Serverless Computing has become a trending area in Azure than ever before. Basically, Serverless Computing is completely abstracting away the required resources from your concerns. It acts in an event-driven manner, resources are utilized only when you want them to, those are not up and running when you are not using them. So you are getting billed for only for what’s being used. You don’t have to worry about anything else.

When talking about Serverless Computing in Azure, as of today Azure provides following three set of features.
  1. Functions - Serverless Compute
  2. Logic Apps - Serverless Workflow
  3. Event Grid - Serverless Events
In this article, let’s see how we can get started with Azure Functions.

First, open up the Azure Portal. Go to New and search for “functions”. Click Function App.

1. create
Function App

From the next panel, click Create.

1.1 create
From the next screen, fill in the details as required. For the Hosting Plan, let’s go ahead with the Consumption Plan because we can then get billed per execution of our functions.

3.  create config
New Function App Details
Once the function app is created. Find the created function app by going to More services and searching.

4. find function apps
Find Function Apps
And you should see all your function apps.

Function App
Now when you can click created function app, you will something like below.

5. function app - overview
Function App: Overview
You can find the function app URL under Overview tab. If you click the URL, an application will open, just as an App Service.
5. url-running
Function App
Function apps’ Settings is under Platform features.

5. function app - platform features
Function App: Platform Features
Right now to get us keep going, let’s create a Function. Click Functions and then New Function as below.

6. new function
New Function
You are presented with a set of templates.
7. select template
Select Template
All the languages available are as follow (please note, for some of the languages all the templates are not available).

7. languages
Available Languages
First, let’s create an HTTP Trigger.
New HTTP Trigger
We have selected Language as C#. For the Name, you can give whatever the name you want. And then we need to select the Authorization level.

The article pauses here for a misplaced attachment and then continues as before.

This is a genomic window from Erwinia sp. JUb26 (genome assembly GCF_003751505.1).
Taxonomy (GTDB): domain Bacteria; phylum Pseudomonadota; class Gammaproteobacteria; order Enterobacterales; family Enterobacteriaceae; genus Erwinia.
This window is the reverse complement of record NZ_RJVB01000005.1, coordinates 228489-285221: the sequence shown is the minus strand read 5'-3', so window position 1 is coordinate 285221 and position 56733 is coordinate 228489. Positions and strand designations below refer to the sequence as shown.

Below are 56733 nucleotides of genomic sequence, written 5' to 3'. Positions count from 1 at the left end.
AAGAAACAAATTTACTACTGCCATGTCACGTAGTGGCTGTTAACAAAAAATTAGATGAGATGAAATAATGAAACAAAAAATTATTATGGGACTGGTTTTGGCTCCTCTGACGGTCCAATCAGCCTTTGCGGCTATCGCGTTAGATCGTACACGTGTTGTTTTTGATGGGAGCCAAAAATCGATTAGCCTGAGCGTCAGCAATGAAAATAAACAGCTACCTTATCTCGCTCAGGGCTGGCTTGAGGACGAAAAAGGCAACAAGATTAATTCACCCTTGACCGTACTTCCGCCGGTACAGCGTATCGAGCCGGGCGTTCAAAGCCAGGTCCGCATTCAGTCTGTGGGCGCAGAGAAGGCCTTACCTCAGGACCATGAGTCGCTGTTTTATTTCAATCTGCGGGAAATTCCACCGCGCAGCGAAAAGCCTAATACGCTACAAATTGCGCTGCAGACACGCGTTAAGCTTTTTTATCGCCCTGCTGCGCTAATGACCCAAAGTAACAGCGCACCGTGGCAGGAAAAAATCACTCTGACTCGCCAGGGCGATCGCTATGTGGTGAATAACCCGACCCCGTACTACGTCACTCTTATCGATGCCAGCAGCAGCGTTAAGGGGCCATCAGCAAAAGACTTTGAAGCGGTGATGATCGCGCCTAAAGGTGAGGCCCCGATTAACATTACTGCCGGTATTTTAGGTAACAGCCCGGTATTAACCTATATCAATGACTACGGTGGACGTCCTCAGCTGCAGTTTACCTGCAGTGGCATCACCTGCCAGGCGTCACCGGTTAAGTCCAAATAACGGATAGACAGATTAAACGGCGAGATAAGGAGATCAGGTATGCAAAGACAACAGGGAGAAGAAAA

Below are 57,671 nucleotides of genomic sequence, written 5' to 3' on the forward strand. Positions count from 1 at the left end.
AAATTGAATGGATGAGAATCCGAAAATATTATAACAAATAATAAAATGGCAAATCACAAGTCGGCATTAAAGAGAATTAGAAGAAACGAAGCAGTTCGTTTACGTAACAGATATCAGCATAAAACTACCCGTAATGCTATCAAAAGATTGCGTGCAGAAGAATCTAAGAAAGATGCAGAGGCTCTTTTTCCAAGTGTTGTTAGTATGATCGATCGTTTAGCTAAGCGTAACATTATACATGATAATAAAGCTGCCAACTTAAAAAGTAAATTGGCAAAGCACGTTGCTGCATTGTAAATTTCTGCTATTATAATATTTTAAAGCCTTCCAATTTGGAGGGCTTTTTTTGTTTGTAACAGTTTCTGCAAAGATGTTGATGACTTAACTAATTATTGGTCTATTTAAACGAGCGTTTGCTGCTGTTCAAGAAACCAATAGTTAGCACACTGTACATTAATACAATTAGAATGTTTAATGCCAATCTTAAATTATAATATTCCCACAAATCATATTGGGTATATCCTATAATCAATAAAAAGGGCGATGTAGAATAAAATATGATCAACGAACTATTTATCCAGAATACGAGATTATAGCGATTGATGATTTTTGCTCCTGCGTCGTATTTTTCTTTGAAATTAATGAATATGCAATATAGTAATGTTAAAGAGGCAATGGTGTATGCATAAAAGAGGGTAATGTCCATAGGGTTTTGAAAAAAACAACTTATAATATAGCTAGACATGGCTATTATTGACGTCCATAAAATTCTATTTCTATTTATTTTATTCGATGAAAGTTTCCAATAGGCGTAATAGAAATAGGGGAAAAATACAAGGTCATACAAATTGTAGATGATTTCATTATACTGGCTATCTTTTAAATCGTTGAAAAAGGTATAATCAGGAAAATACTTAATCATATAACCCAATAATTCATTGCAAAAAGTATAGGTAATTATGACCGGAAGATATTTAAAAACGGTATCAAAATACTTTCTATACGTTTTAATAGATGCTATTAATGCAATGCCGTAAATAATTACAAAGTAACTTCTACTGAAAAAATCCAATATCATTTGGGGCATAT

• Function - A function-specific API key is required. This is the default value if none is provided.
  • Anonymous - No API key is required.
  • Admin - The master key is required.
Let’s go ahead with Anonymous for the purpose of the demo.

Once the function is created, you are presented with a page with a csx file. csx stands for C# Script file. Here you can edit the body of the Run method. Please note, you need to have the method signature as it is.

On the Test panel, let’s change the HTTP Method to GET and add a new query parameter ‘’name”. Give it some value and click on Run, and you can see your Azure Function is running.
8. httptrigger
You can get the function’s URL as above, let’s just copy it into Notepad.

To make the demo nicer, let’s add another function, this time a Timer trigger.
New Timer Trigger
We have selected C# as the Language, some Name and you can see the Schedule is expressed as a CRON expression. We have updated the CRON expression to every second.

Like the previous function, you will see the Run method. Let’s modify the method to send an HTTP GET to our previously created function.
using System;
public static async Task Run(TimerInfo myTimer, TraceWriter log)
    var client = new HttpClient();
    var response = await client.GetAsync("{FunctionUrl}?name=John");
    var result = await response.Content.ReadAsStringAsync();
    log.Info($"C# Timer trigger function executed at: {DateTime.Now}, Result: {result}");
You can replace the {FunctionUrl} with the URL we have copied over to Notepad. And let’s run it. You can see our Timer trigger function is executing every second calling the HTTP trigger function.
9 - time trigger log
Timer Trigger Running Log
Isn’t it nice or what?

Happy Coding.